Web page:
There has been no other interest in my life. There have been minor surges, brief potholes and uplifts, but nothing has functioned like the kerosene of the Holy Spirit on the spark in my heart; nothing has blasted away the walls of granite and opened the seams of gold like the dynamite of His living Word.
From the moment, only aged seven, when I saw the Lord hanging on that Cross (‘this is how much I love you’, he said, and opened his arms wide, and died) and realised that the great error of every person, and the initial error of rebellion that was in all of our hearts, was put right by that death: from that moment I knew in a simple way that the offensive effrontery of every ‘I’ in the world, every ego-ridden proclamation, every tyrant carelessly crushing the lives of others, either by mass genocide or merely by verbal abuse and exploitation – that this was literally crossed out, and made a nonsense of, by Jesus’ death on the Cross. If the Lord of glory, if the darling of heaven, if the conceiver of all life and the answer to all mysteries was prepared to go to that rugged and bitter death, then not only must I accept His substitution, but I must indeed be His witness, even to the ends of the earth.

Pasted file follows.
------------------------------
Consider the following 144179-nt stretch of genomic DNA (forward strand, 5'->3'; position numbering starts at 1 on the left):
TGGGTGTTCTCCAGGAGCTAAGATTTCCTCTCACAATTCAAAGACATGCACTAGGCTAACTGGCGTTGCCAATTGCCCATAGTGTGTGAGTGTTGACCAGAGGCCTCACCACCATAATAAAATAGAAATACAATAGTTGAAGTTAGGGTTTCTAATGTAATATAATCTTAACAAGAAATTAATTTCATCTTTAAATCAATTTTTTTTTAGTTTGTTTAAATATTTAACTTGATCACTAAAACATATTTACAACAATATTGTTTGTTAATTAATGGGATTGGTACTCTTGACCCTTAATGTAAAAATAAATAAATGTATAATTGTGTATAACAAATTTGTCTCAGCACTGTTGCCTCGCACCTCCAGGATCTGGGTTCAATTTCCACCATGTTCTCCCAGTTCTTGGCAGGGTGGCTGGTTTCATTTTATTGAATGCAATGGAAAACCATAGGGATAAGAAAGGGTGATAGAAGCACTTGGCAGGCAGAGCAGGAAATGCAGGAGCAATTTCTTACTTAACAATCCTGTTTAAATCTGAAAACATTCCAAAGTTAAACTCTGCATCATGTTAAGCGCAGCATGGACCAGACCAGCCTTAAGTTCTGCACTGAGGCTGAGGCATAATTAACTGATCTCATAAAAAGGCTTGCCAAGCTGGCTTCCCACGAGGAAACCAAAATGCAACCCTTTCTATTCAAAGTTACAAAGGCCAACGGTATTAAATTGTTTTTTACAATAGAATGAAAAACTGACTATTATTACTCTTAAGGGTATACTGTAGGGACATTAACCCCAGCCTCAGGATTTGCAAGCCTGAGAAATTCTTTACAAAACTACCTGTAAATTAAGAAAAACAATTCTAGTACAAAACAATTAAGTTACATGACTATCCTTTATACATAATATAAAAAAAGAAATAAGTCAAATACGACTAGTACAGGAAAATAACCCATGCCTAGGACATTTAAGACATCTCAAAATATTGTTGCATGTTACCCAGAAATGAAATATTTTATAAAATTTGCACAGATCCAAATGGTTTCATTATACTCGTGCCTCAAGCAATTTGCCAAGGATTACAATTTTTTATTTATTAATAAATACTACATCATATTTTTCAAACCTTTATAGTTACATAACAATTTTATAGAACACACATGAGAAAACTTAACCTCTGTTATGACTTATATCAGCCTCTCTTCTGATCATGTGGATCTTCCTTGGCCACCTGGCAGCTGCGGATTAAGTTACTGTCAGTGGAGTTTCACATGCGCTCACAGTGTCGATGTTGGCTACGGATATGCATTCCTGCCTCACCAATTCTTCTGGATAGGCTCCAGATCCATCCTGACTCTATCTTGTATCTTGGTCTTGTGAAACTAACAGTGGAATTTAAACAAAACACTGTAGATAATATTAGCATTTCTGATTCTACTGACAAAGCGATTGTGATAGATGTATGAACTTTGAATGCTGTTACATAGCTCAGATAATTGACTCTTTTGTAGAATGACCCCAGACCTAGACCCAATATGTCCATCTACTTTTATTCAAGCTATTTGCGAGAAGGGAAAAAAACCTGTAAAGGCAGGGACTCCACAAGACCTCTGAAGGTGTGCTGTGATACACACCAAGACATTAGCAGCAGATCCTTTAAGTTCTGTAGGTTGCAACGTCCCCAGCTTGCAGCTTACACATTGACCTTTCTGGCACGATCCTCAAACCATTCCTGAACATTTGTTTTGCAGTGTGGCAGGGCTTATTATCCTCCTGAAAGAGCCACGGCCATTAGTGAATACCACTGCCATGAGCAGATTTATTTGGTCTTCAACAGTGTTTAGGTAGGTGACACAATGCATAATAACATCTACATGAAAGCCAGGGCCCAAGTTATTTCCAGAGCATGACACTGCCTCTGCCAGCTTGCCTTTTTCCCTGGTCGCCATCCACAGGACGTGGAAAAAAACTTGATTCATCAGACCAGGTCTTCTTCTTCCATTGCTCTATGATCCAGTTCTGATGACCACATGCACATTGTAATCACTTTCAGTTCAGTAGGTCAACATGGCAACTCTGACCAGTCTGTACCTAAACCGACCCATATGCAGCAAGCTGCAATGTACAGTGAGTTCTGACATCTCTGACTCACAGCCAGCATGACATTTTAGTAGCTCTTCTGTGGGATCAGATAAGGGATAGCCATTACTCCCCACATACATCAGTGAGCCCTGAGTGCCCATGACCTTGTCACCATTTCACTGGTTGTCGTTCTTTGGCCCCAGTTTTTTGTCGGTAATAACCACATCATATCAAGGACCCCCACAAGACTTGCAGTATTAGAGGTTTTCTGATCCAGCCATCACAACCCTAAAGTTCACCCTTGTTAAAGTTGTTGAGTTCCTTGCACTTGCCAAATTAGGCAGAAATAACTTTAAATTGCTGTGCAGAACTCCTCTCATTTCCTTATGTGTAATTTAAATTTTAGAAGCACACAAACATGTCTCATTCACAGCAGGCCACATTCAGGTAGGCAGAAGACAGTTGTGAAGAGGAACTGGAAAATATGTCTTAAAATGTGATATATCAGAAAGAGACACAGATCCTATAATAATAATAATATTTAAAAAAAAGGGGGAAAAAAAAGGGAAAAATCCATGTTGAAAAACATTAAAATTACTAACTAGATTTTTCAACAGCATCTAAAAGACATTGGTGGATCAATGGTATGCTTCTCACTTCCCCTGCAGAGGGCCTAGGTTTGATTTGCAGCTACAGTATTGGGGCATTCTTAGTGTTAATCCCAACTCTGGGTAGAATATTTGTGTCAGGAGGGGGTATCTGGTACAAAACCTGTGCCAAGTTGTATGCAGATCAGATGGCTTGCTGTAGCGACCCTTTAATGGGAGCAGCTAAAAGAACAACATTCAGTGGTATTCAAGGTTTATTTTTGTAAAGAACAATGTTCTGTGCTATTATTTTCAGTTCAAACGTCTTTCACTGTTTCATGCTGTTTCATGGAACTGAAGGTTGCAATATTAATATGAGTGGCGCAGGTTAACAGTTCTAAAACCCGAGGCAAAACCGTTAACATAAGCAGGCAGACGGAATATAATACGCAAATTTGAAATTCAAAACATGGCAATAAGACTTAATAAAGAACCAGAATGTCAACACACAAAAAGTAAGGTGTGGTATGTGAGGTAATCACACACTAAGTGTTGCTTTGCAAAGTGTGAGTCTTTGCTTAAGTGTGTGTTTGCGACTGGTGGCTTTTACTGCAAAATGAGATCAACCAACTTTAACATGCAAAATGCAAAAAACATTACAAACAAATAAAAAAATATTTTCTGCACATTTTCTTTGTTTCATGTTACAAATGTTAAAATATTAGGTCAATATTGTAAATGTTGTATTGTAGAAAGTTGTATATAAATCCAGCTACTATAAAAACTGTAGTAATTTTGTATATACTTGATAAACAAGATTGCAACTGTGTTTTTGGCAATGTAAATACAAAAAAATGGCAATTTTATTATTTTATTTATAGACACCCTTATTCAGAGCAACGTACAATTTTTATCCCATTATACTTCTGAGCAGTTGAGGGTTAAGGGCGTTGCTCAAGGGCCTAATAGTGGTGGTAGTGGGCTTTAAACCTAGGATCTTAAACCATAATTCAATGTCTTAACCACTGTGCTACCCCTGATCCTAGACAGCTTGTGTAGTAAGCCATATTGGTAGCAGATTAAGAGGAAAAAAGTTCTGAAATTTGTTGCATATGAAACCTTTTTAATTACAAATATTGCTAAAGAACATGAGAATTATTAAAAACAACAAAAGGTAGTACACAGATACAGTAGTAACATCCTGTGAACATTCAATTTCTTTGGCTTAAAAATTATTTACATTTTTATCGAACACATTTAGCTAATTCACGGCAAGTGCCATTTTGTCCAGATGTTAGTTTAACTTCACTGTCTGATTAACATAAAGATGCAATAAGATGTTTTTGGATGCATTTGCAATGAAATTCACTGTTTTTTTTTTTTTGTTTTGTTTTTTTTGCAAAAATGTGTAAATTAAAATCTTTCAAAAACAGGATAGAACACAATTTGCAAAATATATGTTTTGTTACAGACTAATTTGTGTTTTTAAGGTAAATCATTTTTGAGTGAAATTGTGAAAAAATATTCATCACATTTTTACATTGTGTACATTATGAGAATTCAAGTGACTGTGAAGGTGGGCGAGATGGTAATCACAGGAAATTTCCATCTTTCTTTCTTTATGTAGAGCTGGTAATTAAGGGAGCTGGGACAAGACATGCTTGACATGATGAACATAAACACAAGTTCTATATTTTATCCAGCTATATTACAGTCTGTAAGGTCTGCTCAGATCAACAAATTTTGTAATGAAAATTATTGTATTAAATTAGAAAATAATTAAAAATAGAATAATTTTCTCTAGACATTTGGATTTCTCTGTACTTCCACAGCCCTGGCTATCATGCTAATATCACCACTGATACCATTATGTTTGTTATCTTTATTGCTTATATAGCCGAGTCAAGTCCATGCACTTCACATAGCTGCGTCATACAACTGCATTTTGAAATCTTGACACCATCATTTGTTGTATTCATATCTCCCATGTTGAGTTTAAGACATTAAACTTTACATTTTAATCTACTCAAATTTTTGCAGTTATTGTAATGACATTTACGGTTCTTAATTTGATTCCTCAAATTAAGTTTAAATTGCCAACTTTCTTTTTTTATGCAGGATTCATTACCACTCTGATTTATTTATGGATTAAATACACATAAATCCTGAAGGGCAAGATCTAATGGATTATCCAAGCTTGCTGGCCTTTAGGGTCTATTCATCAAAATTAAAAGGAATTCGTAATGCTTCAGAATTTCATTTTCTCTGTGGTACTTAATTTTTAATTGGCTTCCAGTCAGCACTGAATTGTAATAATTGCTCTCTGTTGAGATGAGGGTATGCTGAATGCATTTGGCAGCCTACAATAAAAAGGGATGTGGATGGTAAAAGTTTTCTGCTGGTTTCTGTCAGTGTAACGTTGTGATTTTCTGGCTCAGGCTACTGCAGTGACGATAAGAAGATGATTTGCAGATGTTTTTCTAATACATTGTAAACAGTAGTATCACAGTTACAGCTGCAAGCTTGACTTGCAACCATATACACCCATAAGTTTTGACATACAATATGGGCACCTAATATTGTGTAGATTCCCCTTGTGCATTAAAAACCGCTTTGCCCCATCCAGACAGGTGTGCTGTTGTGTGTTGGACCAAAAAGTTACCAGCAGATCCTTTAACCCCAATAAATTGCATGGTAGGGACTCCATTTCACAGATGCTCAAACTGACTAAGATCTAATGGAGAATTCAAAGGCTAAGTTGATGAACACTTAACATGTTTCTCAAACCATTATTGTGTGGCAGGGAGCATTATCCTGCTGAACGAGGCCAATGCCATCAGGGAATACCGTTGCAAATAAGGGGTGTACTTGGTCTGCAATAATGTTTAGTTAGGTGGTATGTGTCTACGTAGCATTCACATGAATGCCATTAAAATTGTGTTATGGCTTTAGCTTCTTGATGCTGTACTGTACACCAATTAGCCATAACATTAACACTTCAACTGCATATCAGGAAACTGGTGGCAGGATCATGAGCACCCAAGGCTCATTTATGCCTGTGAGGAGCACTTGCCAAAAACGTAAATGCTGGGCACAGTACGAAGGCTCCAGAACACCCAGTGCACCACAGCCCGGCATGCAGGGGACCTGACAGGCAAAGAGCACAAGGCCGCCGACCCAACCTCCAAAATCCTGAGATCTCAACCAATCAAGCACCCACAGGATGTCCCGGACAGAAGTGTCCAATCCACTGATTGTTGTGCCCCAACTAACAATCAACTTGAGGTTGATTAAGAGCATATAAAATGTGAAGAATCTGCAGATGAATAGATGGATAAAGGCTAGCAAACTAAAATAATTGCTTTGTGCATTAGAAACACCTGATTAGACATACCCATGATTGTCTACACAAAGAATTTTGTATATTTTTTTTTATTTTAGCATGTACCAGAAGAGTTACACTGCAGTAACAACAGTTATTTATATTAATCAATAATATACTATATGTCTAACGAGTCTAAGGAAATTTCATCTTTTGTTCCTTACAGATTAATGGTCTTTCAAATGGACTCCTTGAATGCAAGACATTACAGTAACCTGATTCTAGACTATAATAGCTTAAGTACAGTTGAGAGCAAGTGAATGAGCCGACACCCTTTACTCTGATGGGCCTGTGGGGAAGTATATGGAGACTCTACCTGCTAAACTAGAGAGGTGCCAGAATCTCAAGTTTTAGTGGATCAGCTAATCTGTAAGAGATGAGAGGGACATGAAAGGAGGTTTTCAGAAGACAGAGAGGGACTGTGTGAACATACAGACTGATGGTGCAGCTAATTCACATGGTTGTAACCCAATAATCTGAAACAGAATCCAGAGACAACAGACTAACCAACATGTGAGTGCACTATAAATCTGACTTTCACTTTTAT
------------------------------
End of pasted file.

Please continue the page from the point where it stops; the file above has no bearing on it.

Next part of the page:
So that is why, in the words of my sister giving testimony some nine months ago now, it has always been Jesus, it always will be Jesus, and forever He will be the Lord of my heart. It’s all about the Lamb who was slain, the Lion of Judah and the meek, suffering Lamb. No words speak louder than that Death. His words were glorious, His words were addictive, His words were diamonds: but His death was radiant, His death was nourishing, His death was water for our souls. Where Christ’s teaching is the signal that here is something special, something above mere mortals, it was his death and then his resurrection that promises that we shall live, even though we shall die.